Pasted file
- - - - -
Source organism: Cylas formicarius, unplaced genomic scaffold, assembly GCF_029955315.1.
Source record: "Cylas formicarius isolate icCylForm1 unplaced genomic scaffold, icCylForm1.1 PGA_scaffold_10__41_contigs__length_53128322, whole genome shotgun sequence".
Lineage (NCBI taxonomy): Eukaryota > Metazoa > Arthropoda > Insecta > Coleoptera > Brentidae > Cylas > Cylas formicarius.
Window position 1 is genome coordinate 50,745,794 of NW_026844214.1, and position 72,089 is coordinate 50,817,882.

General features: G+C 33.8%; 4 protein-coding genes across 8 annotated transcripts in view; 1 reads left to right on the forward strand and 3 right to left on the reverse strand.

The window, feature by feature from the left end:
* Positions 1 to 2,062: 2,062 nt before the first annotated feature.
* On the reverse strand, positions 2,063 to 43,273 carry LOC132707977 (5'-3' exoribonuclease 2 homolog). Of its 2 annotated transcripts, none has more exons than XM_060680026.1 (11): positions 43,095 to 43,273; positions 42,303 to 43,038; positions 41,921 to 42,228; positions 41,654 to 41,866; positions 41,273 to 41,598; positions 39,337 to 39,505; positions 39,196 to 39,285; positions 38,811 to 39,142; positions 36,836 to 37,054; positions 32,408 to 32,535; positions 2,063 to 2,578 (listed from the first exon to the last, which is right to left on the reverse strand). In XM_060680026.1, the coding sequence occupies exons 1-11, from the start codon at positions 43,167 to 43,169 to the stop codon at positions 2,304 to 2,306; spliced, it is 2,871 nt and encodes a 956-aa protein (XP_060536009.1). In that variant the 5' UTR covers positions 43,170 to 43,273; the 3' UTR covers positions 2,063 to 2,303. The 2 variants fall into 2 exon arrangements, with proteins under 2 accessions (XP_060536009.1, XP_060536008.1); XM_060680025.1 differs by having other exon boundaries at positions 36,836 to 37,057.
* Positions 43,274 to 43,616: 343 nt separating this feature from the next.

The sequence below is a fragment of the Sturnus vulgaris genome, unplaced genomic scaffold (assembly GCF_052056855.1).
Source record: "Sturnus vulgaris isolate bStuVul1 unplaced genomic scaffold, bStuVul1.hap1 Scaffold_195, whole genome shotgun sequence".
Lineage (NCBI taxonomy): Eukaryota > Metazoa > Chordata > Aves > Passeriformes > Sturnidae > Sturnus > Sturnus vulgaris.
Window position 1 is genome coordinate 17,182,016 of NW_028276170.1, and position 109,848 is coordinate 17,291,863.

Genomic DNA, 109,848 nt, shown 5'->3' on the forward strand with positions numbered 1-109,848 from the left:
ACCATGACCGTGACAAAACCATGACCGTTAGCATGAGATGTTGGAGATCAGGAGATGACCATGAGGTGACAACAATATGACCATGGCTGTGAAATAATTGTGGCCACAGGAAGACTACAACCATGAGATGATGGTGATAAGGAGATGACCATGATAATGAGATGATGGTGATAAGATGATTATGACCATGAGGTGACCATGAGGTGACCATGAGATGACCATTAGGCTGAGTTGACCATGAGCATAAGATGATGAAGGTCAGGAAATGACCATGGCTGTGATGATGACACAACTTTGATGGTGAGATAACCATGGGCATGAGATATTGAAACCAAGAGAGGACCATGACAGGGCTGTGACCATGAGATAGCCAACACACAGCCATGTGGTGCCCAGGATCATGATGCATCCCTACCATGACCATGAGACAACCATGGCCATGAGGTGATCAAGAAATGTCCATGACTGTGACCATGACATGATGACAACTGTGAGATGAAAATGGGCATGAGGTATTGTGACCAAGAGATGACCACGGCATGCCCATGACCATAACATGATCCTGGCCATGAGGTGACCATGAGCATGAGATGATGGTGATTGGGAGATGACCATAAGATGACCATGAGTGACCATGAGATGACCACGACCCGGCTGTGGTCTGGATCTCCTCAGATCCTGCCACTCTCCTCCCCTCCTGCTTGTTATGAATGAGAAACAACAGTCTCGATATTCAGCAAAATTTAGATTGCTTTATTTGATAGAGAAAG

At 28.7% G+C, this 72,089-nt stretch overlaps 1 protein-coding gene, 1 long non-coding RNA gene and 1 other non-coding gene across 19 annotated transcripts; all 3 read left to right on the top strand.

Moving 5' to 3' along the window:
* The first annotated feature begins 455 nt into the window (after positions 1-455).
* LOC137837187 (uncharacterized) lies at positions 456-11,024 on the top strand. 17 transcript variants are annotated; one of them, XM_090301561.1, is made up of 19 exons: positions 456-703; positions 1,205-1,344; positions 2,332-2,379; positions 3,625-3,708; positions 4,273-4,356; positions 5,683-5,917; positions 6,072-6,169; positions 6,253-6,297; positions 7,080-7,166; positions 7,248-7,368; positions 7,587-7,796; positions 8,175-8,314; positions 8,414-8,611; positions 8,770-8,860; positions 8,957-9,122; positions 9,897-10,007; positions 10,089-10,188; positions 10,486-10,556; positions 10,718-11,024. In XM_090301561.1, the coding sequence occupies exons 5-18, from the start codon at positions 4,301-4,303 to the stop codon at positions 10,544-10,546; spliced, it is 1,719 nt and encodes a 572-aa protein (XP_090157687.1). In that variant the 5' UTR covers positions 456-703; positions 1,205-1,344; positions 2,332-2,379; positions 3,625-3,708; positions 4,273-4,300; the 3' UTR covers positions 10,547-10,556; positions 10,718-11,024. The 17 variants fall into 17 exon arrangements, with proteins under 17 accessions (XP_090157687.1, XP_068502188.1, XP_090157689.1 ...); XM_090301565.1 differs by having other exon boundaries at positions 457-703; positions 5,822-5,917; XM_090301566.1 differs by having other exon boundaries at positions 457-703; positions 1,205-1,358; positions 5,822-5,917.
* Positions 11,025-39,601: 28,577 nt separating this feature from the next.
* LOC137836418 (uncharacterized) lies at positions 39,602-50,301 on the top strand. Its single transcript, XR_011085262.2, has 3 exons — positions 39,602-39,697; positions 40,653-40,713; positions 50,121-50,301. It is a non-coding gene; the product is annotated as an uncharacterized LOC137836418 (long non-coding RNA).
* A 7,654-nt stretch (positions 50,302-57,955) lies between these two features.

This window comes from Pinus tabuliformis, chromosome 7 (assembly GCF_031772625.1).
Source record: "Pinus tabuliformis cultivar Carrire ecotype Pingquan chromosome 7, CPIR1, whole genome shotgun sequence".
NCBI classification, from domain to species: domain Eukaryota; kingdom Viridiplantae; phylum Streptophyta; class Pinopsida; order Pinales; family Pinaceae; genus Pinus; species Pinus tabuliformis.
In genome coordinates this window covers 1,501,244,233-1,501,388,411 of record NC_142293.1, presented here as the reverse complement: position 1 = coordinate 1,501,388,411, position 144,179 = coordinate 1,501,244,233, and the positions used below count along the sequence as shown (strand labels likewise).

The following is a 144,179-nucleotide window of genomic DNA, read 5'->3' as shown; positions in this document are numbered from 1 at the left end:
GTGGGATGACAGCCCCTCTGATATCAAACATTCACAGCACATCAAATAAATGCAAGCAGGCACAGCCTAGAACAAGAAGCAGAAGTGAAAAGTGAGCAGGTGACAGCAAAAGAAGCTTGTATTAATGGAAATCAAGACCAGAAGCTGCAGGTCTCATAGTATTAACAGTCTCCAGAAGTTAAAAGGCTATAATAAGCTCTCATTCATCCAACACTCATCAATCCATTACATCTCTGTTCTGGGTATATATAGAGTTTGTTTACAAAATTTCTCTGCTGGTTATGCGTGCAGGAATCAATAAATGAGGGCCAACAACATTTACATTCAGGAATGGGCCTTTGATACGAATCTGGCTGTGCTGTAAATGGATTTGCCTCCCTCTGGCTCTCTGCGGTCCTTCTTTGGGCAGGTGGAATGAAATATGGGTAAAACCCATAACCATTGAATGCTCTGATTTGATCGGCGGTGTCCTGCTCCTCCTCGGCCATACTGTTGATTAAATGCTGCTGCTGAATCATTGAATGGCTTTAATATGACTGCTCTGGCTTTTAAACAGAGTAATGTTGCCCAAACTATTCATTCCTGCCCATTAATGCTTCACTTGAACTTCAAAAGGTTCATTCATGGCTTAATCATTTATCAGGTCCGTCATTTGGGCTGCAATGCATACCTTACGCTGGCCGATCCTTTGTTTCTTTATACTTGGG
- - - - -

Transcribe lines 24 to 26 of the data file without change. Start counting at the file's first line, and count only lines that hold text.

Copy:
Source record: "Pinus tabuliformis cultivar Carrire ecotype Pingquan chromosome 7, CPIR1, whole genome shotgun sequence".
NCBI classification, from domain to species: domain Eukaryota; kingdom Viridiplantae; phylum Streptophyta; class Pinopsida; order Pinales; family Pinaceae; genus Pinus; species Pinus tabuliformis.
In genome coordinates this window covers 1,501,244,233-1,501,388,411 of record NC_142293.1, presented here as the reverse complement: position 1 = coordinate 1,501,388,411, position 144,179 = coordinate 1,501,244,233, and the positions used below count along the sequence as shown (strand labels likewise).